Sit this one out? I doubt that's possible. Unless we build a very high wall around our country, pull every U.S. citizen inside that wall, every U.S. company, every U.S. interest. Unless we ends all imports and exports. Unless we become complete and total isolationists, we might get drawn in. Unless the nuclear fallout simply decides to not follow the winds and remains where it is, we'll get drawn in.

Can we prevent the Israelis from attacking? Can we prevent the Iranians from developing nuclear weapons? If the answers to both those questions is no, then how best do we prepare for the fight to come? Because the fight will come.

Abdu Omar 2 years, 3 months ago

I suppose the fight will come but for what? Iran nor Israel can use atomic weapons so what is the big deal? If Iran has the bomb in equals out in the ME and we both know that. What American policy should be is that if any other country gets into the fight, we will go after them. Let us referee this time instead of losing our blood and treasure for a country that doesn't appreciate us. Yes, I mean Israel. Second, the scud missles that found their way into Israel was because Israel keeps killing Palestinians and taking more and more of their land. This must stop and Obama has been pretty clear about it.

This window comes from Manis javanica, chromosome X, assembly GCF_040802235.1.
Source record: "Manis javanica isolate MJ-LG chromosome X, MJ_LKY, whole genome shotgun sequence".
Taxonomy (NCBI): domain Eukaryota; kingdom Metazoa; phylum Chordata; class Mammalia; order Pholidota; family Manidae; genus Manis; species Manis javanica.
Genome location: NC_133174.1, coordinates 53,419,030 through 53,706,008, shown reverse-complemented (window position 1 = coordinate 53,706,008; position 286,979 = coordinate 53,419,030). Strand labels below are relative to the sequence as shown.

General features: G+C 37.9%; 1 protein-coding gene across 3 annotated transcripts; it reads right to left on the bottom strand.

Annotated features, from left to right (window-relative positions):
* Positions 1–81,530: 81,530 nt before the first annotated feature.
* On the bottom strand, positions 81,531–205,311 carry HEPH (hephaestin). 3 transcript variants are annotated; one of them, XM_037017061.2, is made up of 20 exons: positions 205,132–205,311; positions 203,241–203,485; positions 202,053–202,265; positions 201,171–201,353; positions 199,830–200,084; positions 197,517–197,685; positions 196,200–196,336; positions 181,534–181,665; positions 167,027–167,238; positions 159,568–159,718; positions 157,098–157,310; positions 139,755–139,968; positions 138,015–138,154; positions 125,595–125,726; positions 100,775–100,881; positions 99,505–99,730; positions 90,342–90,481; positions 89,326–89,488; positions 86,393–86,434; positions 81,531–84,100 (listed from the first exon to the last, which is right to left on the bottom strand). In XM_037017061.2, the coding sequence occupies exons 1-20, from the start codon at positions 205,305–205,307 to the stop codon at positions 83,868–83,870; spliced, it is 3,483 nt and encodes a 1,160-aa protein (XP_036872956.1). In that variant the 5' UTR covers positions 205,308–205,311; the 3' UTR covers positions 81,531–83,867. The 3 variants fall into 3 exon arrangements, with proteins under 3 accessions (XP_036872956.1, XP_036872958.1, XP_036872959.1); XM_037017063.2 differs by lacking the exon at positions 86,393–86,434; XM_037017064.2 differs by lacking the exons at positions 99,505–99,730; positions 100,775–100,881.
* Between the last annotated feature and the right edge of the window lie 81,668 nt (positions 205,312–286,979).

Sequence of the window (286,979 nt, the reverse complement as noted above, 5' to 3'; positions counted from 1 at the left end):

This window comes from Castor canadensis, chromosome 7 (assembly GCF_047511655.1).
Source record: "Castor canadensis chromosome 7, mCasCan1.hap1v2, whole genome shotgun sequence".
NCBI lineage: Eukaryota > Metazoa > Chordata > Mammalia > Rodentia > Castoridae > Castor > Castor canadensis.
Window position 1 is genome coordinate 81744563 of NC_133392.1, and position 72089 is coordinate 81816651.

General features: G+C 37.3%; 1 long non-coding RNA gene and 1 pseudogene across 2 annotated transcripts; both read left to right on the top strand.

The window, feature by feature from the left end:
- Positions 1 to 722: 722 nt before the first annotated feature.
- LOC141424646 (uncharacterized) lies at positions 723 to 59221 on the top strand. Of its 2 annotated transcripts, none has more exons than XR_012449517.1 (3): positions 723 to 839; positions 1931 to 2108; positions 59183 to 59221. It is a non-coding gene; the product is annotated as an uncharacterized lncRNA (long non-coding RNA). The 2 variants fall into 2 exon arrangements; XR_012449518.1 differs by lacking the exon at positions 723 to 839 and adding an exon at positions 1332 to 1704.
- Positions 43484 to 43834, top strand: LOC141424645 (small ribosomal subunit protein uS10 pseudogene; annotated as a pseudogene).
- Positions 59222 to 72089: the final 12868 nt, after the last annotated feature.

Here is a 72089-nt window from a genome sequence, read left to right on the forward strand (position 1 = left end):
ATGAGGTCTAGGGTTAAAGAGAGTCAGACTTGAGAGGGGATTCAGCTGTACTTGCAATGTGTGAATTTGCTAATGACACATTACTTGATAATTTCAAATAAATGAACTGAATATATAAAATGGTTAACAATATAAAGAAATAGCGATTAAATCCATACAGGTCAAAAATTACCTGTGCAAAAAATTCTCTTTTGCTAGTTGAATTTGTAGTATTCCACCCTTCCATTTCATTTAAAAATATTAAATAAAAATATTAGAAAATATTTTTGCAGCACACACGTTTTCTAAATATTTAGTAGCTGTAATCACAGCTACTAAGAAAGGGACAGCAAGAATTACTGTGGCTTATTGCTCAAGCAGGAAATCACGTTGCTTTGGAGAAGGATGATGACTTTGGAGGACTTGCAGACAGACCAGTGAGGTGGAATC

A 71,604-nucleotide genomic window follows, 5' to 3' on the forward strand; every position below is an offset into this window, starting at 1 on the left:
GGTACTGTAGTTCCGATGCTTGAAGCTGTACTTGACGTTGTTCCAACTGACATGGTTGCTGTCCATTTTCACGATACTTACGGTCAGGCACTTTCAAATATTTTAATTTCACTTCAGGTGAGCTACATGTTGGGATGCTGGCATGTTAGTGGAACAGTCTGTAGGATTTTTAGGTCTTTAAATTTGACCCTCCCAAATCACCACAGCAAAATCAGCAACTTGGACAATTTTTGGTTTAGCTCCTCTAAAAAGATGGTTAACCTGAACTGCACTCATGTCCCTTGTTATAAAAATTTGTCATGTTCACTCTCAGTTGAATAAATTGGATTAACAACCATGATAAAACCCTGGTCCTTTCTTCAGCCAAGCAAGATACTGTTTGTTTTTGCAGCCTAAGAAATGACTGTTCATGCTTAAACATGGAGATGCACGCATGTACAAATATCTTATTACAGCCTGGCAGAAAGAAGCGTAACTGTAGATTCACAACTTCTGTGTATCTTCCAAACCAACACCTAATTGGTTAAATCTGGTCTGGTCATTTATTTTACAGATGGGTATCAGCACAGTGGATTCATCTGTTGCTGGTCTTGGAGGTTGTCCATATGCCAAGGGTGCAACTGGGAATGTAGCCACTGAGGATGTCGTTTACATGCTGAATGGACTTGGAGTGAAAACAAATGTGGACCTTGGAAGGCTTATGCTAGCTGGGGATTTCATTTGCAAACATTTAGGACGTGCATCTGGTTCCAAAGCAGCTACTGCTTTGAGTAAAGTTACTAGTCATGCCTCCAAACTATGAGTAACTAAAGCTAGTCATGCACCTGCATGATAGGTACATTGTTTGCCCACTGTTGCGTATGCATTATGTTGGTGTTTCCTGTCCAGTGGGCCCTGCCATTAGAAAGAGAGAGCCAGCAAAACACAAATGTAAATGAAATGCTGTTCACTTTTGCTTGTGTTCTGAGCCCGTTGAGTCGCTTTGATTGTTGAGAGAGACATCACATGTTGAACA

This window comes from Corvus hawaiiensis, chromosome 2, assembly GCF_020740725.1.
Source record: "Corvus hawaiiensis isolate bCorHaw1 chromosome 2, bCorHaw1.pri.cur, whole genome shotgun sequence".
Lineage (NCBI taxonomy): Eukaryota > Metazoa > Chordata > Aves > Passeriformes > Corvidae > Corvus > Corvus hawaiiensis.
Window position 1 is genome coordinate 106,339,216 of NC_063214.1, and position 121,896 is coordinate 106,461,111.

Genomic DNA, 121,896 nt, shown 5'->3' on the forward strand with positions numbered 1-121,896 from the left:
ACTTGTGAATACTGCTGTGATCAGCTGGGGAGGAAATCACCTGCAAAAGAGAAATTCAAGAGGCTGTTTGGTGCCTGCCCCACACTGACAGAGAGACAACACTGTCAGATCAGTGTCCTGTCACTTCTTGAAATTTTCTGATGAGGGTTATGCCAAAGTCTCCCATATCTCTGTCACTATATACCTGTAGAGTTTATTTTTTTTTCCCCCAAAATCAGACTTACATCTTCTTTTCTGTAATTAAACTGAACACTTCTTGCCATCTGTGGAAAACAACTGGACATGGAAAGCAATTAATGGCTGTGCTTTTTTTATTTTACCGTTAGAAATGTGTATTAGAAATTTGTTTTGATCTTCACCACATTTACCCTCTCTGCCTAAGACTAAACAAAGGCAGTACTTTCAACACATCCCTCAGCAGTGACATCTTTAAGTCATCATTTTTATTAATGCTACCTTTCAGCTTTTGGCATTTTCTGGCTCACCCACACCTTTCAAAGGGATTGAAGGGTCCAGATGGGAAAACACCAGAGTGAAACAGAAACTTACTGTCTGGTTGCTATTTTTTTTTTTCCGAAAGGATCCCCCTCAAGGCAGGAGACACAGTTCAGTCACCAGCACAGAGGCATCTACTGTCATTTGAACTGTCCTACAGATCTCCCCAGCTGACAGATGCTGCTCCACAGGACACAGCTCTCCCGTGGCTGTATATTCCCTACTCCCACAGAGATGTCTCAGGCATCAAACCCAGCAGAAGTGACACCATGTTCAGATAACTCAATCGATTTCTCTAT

jhawkinsf 2 years, 3 months ago

So with an entire coalition fighting to remove Iraq from Kuwait, Saddam takes the time to launch some missiles into Israel, trying to protect the Palestinians. That's your position, right. What a great humanitarian he was. I guess it's a shame there aren't more like him throughout the region. Whoops, there are. Many.